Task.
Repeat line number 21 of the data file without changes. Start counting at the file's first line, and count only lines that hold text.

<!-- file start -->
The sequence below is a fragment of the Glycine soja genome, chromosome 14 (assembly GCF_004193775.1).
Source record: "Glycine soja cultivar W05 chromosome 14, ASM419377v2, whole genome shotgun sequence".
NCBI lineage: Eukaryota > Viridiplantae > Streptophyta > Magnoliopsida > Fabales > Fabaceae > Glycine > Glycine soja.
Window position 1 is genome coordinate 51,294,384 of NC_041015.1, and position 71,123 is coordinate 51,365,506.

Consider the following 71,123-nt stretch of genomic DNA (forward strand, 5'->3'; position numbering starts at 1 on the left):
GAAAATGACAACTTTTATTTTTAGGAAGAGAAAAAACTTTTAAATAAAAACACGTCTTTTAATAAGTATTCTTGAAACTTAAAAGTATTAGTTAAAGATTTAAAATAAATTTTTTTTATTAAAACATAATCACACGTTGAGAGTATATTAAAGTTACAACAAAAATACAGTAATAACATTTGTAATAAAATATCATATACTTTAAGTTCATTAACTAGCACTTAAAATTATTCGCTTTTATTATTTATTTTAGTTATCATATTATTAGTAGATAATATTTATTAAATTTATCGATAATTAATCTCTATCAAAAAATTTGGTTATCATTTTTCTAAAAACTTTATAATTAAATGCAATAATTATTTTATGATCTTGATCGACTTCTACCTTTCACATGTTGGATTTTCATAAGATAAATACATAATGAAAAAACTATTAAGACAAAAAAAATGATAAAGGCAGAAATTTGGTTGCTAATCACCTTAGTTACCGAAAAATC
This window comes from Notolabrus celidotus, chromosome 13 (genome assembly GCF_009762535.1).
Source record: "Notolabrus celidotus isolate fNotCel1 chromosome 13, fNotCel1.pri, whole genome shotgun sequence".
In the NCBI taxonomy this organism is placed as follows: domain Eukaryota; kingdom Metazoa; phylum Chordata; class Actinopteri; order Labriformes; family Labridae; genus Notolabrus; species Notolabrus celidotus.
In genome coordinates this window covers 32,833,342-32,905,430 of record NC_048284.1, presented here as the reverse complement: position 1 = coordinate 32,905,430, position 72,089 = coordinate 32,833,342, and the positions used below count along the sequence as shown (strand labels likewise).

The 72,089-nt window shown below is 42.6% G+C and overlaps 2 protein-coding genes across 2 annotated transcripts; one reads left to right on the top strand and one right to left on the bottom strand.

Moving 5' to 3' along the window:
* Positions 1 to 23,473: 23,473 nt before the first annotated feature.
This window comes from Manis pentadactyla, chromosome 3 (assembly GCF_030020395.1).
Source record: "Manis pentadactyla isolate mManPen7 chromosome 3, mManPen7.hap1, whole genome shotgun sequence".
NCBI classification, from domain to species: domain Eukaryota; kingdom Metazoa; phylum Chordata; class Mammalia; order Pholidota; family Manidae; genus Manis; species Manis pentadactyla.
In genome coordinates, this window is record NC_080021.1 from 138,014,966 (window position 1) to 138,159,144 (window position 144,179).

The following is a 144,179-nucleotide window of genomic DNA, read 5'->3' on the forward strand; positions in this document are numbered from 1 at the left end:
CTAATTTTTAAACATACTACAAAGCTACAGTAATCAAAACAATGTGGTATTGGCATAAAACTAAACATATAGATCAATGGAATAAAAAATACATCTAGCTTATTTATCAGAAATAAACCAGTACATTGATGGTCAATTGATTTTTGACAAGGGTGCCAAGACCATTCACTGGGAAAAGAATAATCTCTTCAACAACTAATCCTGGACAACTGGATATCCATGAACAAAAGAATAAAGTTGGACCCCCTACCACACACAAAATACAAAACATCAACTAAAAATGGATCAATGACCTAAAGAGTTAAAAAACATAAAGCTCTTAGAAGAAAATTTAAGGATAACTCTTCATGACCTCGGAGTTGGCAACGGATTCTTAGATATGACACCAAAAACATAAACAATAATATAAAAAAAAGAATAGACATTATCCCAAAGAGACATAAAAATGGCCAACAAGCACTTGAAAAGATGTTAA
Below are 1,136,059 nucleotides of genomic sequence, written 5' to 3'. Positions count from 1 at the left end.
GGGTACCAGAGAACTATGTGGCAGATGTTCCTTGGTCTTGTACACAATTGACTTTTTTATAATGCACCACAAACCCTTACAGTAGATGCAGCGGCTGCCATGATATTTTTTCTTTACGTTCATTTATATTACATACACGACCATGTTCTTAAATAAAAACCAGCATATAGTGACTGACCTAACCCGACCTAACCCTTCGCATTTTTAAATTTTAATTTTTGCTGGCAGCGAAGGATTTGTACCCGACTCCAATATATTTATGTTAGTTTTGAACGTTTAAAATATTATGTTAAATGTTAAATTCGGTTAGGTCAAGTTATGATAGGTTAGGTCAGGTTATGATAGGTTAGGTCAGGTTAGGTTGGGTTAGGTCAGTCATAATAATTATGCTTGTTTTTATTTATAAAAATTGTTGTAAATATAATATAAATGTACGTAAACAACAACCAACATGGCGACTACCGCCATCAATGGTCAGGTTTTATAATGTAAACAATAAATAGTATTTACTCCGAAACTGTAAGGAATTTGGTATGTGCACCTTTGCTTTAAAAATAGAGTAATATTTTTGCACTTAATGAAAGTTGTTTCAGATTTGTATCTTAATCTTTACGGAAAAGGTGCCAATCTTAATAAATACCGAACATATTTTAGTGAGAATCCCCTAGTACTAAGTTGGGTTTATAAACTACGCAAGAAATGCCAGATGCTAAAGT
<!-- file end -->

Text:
GGGTACCAGAGAACTATGTGGCAGATGTTCCTTGGTCTTGTACACAATTGACTTTTTTATAATGCACCACAAACCCTTACAGTAGATGCAGCGGCTGCCATGATATTTTTTCTTTACGTTCATTTATATTACATACACGACCATGTTCTTAAATAAAAACCAGCATATAGTGACTGACCTAACCCGACCTAACCCTTCGCATTTTTAAATTTTAATTTTTGCTGGCAGCGAAGGATTTGTACCCGACTCCAATATATTTATGTTAGTTTTGAACGTTTAAAATATTATGTTAAATGTTAAATTCGGTTAGGTCAAGTTATGATAGGTTAGGTCAGGTTATGATAGGTTAGGTCAGGTTAGGTTGGGTTAGGTCAGTCATAATAATTATGCTTGTTTTTATTTATAAAAATTGTTGTAAATATAATATAAATGTACGTAAACAACAACCAACATGGCGACTACCGCCATCAATGGTCAGGTTTTATAATGTAAACAATAAATAGTATTTACTCCGAAACTGTAAGGAATTTGGTATGTGCACCTTTGCTTTAAAAATAGAGTAATATTTTTGCACTTAATGAAAGTTGTTTCAGATTTGTATCTTAATCTTTACGGAAAAGGTGCCAATCTTAATAAATACCGAACATATTTTAGTGAGAATCCCCTAGTACTAAGTTGGGTTTATAAACTACGCAAGAAATGCCAGATGCTAAAGT